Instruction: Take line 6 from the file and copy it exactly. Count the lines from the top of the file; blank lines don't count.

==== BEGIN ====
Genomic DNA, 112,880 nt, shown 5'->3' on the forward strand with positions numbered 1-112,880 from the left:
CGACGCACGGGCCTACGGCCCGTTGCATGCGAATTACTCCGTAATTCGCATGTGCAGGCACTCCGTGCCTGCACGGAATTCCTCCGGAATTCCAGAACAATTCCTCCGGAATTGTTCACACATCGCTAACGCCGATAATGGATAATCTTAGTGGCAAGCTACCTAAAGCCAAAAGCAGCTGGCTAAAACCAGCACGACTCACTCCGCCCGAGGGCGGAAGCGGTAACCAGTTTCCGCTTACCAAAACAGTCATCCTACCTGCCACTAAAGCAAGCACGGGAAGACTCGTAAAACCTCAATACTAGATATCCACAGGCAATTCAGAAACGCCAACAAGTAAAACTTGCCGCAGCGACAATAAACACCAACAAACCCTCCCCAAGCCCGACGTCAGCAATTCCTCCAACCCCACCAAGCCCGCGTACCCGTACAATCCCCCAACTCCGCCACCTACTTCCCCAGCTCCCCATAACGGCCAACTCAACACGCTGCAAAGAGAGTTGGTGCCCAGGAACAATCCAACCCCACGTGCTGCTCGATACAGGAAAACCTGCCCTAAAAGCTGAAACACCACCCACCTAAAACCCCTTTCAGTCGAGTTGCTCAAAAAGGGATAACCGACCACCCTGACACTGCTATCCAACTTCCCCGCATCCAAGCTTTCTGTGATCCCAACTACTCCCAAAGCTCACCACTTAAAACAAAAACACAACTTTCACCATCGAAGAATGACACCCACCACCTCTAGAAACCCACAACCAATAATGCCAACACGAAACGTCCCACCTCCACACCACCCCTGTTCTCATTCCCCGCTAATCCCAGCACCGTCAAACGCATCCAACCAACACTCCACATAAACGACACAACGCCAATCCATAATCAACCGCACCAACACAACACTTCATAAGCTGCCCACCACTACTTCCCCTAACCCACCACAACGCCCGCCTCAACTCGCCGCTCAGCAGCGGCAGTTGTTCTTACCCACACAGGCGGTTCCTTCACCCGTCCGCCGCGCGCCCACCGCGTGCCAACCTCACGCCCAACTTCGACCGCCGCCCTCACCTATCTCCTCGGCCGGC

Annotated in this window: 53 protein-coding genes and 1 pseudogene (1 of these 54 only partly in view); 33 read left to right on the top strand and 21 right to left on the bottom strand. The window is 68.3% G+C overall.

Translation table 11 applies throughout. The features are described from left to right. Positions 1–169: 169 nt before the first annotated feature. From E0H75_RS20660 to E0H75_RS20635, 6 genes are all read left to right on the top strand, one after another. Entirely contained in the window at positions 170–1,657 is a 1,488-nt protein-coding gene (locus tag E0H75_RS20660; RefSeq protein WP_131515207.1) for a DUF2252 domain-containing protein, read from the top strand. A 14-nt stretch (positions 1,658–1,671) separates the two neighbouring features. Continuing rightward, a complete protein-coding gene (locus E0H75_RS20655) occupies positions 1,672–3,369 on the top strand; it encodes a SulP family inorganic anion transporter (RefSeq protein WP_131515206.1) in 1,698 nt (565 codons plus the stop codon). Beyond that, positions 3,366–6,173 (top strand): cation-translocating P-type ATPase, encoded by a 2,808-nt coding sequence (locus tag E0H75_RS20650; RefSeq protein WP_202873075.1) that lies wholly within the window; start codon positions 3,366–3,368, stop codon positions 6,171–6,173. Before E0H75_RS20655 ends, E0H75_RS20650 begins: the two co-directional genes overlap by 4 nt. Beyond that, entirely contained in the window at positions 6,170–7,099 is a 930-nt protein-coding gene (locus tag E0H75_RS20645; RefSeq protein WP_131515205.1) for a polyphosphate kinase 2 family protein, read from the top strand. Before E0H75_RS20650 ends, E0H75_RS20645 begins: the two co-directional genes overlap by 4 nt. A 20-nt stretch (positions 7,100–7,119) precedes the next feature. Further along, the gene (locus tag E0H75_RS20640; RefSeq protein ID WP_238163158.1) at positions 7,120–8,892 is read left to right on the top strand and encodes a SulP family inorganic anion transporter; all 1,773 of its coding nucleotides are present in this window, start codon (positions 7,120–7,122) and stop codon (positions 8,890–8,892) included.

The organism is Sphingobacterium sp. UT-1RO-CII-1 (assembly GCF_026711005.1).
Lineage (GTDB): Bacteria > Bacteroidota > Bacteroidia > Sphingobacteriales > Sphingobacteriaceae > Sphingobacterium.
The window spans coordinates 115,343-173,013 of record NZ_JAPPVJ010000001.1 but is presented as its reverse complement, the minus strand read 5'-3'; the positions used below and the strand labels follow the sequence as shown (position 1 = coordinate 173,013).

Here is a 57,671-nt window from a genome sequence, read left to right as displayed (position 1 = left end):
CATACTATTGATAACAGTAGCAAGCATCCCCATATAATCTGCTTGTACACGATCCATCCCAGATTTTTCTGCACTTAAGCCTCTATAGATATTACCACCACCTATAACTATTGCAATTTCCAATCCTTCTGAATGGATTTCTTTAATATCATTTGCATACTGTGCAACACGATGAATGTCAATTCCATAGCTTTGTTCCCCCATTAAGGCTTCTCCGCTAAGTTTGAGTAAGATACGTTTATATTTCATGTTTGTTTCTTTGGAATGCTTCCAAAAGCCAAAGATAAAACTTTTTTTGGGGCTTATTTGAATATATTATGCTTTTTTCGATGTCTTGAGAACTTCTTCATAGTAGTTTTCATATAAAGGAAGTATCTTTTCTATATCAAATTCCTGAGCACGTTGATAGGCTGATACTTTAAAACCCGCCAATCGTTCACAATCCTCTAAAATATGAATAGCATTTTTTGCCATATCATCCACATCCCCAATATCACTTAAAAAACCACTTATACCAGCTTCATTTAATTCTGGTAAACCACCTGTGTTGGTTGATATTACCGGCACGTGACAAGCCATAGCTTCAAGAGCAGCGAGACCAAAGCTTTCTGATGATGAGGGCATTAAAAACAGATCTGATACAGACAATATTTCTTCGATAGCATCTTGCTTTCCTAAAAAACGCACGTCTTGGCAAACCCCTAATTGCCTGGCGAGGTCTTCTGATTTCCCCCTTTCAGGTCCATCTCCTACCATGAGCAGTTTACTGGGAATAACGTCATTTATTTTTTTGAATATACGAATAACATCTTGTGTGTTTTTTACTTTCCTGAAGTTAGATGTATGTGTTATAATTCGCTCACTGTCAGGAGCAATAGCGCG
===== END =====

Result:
Lineage (GTDB): Bacteria > Bacteroidota > Bacteroidia > Sphingobacteriales > Sphingobacteriaceae > Sphingobacterium.